Editor's Note: Before they were entrepreneurial stars, these founders were regular people with regular jobs. Here, we look at how those early positions helped form today's high-flying entrepreneurs.
Eric Ryan is the co-founder and chief brand architect of method products, a consumer products company that introduced design to the natural home care products arena. They make the kind of cleaning products you don’t have to hide in the pantry or under the sink.
Founded in 2000, method is now in more than 40,000 retail locations worldwide, including Target, Lowes, Whole Foods and Kroger. But before Ryan set out on his mission to fight dirt--as well as unsightly packaging--he was just a student with a bent for breaking rules. He also dabbled in pizza-making and bagging groceries--two unglamorous jobs he credits with much of who he is today.
Here’s how those early experiences helped Ryan propel method.
Rebel With a Cause
Growing up in Grosse Point, Michigan, Ryan didn’t know he’d become an entrepreneur one day, but he was building companies way back when.
“When I would play with Legos as a kid, I wouldn’t just build spaceships,” said Ryan. “I would actually build little office buildings. I would design little companies.”
As a student, he often felt bored in the classroom, especially when it came to multiple-choice tests that required him to memorize facts. This was in contrast to the excitement and pleasure he felt when he was encouraged to think independently or create something. That, oddly, didn’t come until he took a job at Little Caesars.
The Little Caesars pizzeria that Ryan worked at was more than just some high school job. It turns out new franchisees would come to train at that location regularly. So every day, Ryan received an education and the opportunity to see the process of becoming an entrepreneur firsthand.
The pizzeria became a laboratory for Ryan where he could experiment and break the rules during his downtime. When the store was empty, he would create and test his own concoctions using various ingredients and the conveyor belt oven.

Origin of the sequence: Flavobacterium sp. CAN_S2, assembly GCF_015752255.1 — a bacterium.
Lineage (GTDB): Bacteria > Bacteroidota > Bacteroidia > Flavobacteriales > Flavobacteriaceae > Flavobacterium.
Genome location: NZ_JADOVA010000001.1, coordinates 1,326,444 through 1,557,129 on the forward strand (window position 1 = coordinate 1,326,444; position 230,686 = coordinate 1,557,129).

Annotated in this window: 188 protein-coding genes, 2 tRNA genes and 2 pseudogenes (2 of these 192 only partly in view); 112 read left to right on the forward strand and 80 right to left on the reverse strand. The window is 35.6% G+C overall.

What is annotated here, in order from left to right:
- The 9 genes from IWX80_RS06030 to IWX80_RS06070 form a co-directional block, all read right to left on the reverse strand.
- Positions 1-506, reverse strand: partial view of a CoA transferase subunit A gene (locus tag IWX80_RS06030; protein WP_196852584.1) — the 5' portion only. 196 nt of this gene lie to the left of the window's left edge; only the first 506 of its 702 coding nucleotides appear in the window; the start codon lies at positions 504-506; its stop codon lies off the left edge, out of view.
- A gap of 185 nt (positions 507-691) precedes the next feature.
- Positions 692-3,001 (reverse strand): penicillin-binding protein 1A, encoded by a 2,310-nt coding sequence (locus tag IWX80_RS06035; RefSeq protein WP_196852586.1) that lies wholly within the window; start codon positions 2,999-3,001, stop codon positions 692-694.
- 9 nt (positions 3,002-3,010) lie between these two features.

“It was always fascinating to see what would come out the other side,” said Ryan. “[My pizzas] were like hypotheses. I probably wasted so much of [Little Caesar’s] food with my experimentations.”
Ryan frequently found ways to push boundaries--and buttons--in the name of making a better pizza.
During franchisee training, Ryan would regularly provided unsolicited input.
“I remember they were testing how to get rid of bubbles” on the pizza crust, says Ryan. “I was trying to explain to them like, ‘No, the bubbles are the character of the pizza. Why do you want to get rid of the bubbles?’”
He also remembers getting in trouble for being too friendly with customers, although he took customer service very seriously.
“I was probably the best at answering the phones,” he says. “I always tried to entertain [the customers] a little, and I enjoyed that. But I would always kind of push the boundaries of what was probably appropriate.”
Still, Ryan learned how to get his hands dirty at Little Caesars--and that’s helped him maintain an open attitude and a willingness to pitch in wherever needed.
About the Journey
After many other odd and not so odd jobs--he spent seven years in the advertising industry, working on campaigns for the likes of the GAP, Old Navy and Saturn--Ryan realized that the ingredients for a successful career were a combination of persistence and disrupting the status quo. It’s the through line that holds his career together.
“If something is expected or pedestrian, I always find it boring,” says Ryan. “There’s a heightened sense of excitement that comes from doing something that scares you.”
For Ryan, it has always been about that journey--and overcoming fears. Whether it’s sorting recyclables at a grocery store, tossing pizzas or disrupting a competitive industry, he takes great pride in his work and what it took to get there.
“What I learned in those formative years was that I wanted to experiment and be different,” says Ryan. “But I [also] always understood that to break through, you didn’t have to just be different. You had to work really, really hard as well--whether it’s shoveling snow, bagging groceries, or making pizzas.”